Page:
Sigrid Kaag, Minister for Foreign Trade and Development Cooperation for the Netherlands has told parliament, that the decision to enter a marketing deal with Arsenal was at the discretion of Rwanda which intends to gradually phase out aid dependence.
On May 23, 2018, Rwanda Development Board announced a three-year sponsorship deal with Arsenal FC – one of the giant British Football Clubs to promote the country’s tourism.
On top of the ‘Visit Rwanda’ on the Arsenal jersey sleeve, the team with a huge fan base in Rwanda and across the world and great records is expected to visit Rwanda and to promote local sport, to mention but a few.
The cost of the deal which is still in speculation since Rwanda never made any public revelation of the sum, has caused controversies in the West.
Last week, Dutch MPs, and later on, UK’s, said that Rwanda was not right to spend money on the deal, given that the money ‘comes from the aid we provide to the country from our taxes,’ argued the MPs.
Rwanda defended the deal, saying that the money has nothing to do with aid, rather, it is tourism revenues being reinvested, with a target to double tourism revenues to $800 million by 2024, from the current $400 million.
The MPs asked Minister Kaag five key questions, and her answers suggest that the Netherlands Government understands that Rwanda made the right choice.
“The Netherlands understands, that Rwanda as part of broader development strategy, wants to further develop its tourism industry, and the promotion and marketing is part of this,” she told the MPs.
“The choice of Arsenal is up to Rwanda itself. The Premier League obviously has a global reach and is followed by hundreds of millions of people every week.”
Seemingly updated about the matter, Minister Sigrid told the MPs, that Arsenal has official supporters’ association in 23 countries across the continent, including one in Rwanda.
And from the previous records, the Minister said, “Rwandan strategy is not without success.”
To back up her statement, she just let the figures speak, while quoting reports of the International Monetary Fund (IMF).
She said that, according to the report, the number of international visitors reaching Rwanda doubled to 1.3 million between 2010 and 2015 while tourism income doubled to $400 million in 2010 from $ 220 million in the same period of time.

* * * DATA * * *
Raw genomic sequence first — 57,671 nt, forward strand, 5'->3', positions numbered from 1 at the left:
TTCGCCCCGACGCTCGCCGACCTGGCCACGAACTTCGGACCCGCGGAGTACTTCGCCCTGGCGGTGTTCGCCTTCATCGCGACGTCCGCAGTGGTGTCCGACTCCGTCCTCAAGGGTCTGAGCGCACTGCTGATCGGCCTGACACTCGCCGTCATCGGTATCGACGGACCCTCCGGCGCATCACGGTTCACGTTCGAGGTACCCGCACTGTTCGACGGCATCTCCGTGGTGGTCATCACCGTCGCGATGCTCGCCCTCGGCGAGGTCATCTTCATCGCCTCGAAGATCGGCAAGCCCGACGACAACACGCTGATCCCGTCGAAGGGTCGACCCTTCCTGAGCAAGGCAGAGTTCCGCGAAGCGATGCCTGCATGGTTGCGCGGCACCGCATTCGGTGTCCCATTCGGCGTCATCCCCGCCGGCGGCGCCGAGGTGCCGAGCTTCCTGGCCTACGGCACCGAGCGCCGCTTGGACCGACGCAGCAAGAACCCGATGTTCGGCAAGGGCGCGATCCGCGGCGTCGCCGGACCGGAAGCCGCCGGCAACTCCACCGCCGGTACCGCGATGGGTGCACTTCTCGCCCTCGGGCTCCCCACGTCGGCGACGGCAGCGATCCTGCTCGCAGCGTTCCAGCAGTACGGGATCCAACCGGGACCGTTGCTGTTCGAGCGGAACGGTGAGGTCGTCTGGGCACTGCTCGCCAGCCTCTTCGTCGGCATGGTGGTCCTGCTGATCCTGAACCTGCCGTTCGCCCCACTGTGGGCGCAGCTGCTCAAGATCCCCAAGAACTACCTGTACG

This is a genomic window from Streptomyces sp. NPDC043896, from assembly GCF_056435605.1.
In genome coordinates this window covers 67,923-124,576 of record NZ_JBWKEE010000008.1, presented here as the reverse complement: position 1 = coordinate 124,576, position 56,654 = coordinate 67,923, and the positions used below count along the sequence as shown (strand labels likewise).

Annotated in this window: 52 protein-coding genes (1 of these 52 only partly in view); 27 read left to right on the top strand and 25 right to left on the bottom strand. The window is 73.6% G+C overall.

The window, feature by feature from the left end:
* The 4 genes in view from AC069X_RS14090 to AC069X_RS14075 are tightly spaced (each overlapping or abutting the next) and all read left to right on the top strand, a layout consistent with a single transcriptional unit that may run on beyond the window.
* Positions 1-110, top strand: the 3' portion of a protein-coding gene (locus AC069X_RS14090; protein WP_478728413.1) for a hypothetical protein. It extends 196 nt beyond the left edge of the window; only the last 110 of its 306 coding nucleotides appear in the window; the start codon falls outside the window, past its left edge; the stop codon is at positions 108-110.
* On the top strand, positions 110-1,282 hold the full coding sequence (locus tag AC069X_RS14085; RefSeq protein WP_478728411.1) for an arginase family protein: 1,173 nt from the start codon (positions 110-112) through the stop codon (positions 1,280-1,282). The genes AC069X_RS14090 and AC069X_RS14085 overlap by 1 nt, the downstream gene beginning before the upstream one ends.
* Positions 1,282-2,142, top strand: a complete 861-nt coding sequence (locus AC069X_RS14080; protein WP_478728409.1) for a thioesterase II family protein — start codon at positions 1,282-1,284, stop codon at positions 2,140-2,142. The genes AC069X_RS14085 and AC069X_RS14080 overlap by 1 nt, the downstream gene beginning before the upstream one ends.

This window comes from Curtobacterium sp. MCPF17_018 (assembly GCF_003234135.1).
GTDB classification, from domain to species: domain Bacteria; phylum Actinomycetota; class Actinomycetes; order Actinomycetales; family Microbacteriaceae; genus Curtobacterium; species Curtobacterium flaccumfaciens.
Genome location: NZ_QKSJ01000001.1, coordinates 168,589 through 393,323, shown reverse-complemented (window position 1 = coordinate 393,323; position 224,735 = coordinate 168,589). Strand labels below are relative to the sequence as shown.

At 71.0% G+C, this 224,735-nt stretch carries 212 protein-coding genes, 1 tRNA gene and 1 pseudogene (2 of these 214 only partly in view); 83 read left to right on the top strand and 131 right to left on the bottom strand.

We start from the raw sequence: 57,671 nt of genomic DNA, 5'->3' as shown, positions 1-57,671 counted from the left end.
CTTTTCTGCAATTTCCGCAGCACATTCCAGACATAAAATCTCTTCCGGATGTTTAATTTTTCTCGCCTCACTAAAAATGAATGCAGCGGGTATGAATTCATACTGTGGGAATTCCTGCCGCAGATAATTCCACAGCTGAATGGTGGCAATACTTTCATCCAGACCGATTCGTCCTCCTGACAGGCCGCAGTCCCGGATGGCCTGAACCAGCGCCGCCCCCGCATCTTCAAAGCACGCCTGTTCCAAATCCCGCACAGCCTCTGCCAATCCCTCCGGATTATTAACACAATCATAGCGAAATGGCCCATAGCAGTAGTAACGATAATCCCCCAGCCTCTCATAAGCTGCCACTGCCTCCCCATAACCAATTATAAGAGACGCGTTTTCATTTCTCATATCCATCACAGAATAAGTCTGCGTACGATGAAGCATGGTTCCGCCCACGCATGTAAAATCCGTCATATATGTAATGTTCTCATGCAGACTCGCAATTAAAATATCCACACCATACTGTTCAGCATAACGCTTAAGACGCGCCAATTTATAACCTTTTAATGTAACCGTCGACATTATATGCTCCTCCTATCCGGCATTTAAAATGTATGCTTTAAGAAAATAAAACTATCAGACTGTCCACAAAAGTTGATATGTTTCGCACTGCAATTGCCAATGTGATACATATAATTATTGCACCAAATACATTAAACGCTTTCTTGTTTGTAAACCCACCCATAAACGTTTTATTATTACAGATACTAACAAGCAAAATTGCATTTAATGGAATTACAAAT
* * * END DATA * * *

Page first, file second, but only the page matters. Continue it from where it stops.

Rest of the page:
She also warned them that they should be prepared for other ‘shocks’ because other African countries that have partnership, are also developing very ambitious tourism strategies-Kenya is one of those countries.
Dutch MPs caught in a trap
What Minister Kaag was telling the MPs was only a reminder to the laws they have passed themselves, but they had either forgotten about them, or intentionally wanted to pretend.
She reminded them, that their laws put Rwanda in the category that will not depend on their aid in future.
“On 16 September 2016, your house was informed about the decision to add Rwanda to the so called category of transitional countries,” she said.
“In countries with transition relationship, the aim is to phase out bilateral aid, from the perspective of a relationship based more on mutual interests on trade, investment and political cooperation.”
She openly said, “The aid will be phased out in the coming years.”
She said, Rwanda is still on the list of least developed countries, but “with a desire to become more aid-independent.
“This commitment is in line with greater role for trade and investment that Netherlands is striving for in relations with Rwanda.
According to the minister, this new relationship between both countries makes so much sense.
“In the World Bank Doing Business 2018, Rwanda rose 15 places on the world ranking list of best countries to do business, putting the country on second place on the African continent,” she said.
In the meantime, Min Kaag told the house that her government invested 42.5 Million Euros in water and sanitation, justice sector and justice in 2017, a commitment that they want to maintain in 2018.
The minister intimated that she sees Rwanda as a country that is going to promote business opportunities rather than an aid-dependent country.